Darting through Devon

Leaving Glastonbury, we headed off to the wilds of Dartmoor National Park. This is an area of granite tors and peat bogs, the latter providing inspiration for Conan Doyle in his ‘Hounds of the Baskervilles’. This rugged countryside is home to over a thousand ponies which are owned and bred by local farmers who have grazing rights here. It is believed that wild ponies have lived there for over three thousand years! We encountered quite a few ponies by the roadside as we made our way to the little village of Widecombe in the Moor.

Tourism is a major source of income for Widecombe, and within a small area of the village there are several gift shops (including a general store), one café, two pubs and quite a disproportionately large church – St Pancras. Being afternoon tea time, it was mandatory to call in to the Café on the Green for a Devonshire Cream Tea.

At last we could put to rest the argument of what goes on the scone first, the cream or the jam! In Australia it is usually jam then cream, because we commonly whip the cream, so we were keen to try the alternative. In Devon, however, the cream is almost the consistency of butter, so it made sense to lay it on first. Needless to say, we enjoyed testing the two versions.

Then it was off to Plymouth and a short cruise from the Plymouth harbour and around to the Tamar River estuary. Plymouth was an important commercial shipping port, with historical attractions dating from the 15th century onwards such as the famous Mayflower Steps where the Pilgrims set sail in 1620.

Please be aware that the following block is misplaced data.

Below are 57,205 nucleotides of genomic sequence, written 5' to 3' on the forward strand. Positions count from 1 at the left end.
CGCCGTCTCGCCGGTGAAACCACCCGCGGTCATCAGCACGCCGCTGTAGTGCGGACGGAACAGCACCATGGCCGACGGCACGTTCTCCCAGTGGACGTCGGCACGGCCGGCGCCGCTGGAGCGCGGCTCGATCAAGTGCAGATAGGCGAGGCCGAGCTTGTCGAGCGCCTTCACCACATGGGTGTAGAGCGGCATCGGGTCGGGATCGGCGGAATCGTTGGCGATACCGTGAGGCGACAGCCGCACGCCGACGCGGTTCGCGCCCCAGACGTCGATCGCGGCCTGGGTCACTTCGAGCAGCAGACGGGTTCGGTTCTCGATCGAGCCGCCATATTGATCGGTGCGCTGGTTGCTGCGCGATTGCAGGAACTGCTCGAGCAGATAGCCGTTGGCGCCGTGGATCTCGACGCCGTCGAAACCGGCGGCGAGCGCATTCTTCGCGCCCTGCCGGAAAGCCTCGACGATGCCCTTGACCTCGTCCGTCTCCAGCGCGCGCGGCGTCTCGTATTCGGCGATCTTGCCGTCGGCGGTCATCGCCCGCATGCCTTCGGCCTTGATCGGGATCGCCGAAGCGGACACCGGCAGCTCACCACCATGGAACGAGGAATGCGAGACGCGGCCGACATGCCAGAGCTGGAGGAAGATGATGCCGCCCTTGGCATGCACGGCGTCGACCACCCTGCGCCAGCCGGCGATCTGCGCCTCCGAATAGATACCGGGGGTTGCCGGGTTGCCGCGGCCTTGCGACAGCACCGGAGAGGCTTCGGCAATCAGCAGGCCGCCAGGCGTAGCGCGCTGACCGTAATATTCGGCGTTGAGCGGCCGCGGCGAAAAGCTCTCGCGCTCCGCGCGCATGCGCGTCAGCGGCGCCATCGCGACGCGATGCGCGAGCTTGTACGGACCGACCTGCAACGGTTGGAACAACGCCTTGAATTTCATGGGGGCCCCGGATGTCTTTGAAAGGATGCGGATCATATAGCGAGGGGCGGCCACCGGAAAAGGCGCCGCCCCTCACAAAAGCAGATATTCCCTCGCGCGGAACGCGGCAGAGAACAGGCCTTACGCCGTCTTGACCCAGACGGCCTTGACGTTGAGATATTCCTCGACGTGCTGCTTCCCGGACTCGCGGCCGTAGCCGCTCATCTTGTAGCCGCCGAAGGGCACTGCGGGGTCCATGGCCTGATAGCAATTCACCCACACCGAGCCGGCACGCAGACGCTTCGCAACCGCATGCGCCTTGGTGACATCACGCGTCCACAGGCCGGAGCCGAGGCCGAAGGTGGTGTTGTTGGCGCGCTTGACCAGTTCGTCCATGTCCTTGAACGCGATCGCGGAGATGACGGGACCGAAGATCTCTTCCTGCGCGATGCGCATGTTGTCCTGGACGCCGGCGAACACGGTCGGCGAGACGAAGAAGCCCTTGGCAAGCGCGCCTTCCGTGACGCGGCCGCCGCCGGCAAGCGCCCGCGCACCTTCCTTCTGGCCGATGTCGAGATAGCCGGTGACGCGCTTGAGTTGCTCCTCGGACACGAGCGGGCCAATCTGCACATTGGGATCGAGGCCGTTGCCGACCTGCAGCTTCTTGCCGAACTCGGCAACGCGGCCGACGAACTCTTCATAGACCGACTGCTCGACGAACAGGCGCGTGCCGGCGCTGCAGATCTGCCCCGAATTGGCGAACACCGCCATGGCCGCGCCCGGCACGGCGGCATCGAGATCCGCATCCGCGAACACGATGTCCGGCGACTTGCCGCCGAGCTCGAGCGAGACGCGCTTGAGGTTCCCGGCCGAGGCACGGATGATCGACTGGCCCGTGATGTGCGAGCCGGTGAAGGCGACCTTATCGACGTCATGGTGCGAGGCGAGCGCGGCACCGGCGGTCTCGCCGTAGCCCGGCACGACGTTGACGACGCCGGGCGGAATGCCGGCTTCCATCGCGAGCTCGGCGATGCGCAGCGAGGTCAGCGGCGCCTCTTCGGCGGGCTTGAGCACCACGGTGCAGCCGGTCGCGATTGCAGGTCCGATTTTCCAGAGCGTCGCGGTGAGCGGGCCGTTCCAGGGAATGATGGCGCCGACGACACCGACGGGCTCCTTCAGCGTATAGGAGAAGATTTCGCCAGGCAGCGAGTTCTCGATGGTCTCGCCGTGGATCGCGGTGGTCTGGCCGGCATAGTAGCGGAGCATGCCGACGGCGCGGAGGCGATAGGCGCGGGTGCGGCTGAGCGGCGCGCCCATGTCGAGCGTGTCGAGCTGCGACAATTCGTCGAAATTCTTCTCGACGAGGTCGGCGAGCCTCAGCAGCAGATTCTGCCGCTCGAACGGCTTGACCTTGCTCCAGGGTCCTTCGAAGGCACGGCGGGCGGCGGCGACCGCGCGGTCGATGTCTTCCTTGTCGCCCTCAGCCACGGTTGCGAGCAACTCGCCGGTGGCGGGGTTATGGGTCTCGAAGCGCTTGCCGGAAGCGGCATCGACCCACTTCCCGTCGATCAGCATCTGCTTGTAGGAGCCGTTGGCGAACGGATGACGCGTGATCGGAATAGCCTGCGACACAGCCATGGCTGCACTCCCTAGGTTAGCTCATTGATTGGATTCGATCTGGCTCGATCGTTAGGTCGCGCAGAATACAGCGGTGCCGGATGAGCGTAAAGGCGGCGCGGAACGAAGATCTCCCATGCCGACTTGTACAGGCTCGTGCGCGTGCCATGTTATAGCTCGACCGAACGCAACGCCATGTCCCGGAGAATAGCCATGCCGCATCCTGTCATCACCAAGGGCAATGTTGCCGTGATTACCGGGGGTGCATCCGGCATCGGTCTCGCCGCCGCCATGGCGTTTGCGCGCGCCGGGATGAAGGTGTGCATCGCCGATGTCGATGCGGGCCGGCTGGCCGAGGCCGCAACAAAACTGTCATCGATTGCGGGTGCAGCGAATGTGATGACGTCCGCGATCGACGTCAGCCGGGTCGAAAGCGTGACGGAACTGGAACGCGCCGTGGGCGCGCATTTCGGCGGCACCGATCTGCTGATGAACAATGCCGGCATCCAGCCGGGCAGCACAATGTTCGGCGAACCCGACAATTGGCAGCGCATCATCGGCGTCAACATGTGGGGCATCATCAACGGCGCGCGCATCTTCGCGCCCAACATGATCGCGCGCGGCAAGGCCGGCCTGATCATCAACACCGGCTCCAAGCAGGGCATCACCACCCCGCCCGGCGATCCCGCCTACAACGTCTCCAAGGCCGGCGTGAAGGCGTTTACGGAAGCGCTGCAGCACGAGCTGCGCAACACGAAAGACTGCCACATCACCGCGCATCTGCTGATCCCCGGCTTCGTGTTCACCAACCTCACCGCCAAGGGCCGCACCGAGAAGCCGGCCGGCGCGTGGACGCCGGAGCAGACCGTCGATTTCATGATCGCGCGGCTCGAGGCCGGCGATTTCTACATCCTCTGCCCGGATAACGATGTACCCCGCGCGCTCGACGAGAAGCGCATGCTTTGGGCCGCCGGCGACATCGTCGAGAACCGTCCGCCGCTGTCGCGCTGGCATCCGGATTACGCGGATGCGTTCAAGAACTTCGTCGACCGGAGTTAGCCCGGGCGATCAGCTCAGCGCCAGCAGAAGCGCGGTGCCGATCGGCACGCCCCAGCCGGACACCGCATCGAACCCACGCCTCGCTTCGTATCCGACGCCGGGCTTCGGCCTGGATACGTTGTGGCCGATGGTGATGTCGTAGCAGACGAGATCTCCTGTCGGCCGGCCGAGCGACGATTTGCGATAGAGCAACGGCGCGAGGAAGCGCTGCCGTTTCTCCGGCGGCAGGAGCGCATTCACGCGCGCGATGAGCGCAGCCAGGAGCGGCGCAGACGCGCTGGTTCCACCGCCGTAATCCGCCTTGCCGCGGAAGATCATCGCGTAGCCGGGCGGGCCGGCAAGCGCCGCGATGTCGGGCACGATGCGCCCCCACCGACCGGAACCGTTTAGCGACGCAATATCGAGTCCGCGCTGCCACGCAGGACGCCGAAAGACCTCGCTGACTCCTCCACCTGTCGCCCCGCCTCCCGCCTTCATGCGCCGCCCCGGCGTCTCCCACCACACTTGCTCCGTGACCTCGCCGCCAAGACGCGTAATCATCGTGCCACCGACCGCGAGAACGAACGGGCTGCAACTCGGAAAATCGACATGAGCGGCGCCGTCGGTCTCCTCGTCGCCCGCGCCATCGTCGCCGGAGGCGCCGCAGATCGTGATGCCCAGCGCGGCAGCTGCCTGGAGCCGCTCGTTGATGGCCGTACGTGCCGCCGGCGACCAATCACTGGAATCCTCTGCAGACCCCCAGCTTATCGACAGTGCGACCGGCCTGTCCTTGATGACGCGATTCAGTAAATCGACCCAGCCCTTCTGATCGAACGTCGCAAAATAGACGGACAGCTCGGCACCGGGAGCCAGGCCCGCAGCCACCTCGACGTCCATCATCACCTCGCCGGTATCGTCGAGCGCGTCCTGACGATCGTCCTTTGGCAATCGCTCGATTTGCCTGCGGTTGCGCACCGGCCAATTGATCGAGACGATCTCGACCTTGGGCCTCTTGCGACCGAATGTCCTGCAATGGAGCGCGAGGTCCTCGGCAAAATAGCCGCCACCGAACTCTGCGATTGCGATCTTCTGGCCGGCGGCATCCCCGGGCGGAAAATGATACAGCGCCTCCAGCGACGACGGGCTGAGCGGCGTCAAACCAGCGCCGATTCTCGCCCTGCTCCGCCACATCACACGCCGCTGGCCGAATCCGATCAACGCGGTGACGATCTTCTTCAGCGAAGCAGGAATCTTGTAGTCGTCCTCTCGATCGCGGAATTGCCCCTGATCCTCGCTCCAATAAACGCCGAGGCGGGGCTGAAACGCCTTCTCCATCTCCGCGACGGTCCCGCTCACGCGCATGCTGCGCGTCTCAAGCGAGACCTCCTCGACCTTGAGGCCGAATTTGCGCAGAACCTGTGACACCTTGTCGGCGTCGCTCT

Due to the small size and silting up of the Plymouth harbour, the estuary of the Tamar river became the location of the first dockyard, HM Naval Base Devonport, which opened in 1690 on the eastern bank of the River Tamar in the parish of Stoke Damerel.

It was here that my great, great grandfather, a Yorkshireman, was based before being sent with Wellington’s 2nd Battalion, 84th Foot regiment to fight in the Peninsular War in southern France, in 1813, in one of the Napoleonic Wars. He was not simply a soldier, but an essential part of any infantry – a bootmaker. Several years later, he married my great, great grandmother in Stoke Damerel and took her back home to Yorkshire, where they raised 10 children. He continued his trade as a shoemaker, but died at only 55 years of age due to the chronic respiratory disease which he had acquired during his time in France.

When I told the captain of our little cruise ship the story of my ancestors, he made sure to point out to me the area that my great, great grandmother came from – Millbrook in Devon – now actually part of Cornwall being on the western side of the estuary. This was one of those times I wished I was not on a group tour, but free enough to explore these ancestral areas at my leisure.

Next day was the last of our tour. It was a long trip, with a stop at Stonehenge, on the Salisbury Plain in Wiltshire, along the way. Having heard so much about the place over the years, I guess I was expecting a lot. Sure it was interesting and there was an interpretive centre to further educate us, but maybe we were just tired from all the travelling. There were loads of tour buses, long distances to walk from the bus park and there it was – wonderful huge stones, an amazing feat of engineering for the time and no doubt highly significant for many people. It was spectacular, I took photos from all angles, but that was that, and we were back on the bus!

Nevertheless, it was a great coach tour and we made some lovely friends with whom we keep in touch. And my thirst for travel has not been diminished! Stand by for the next adventure!

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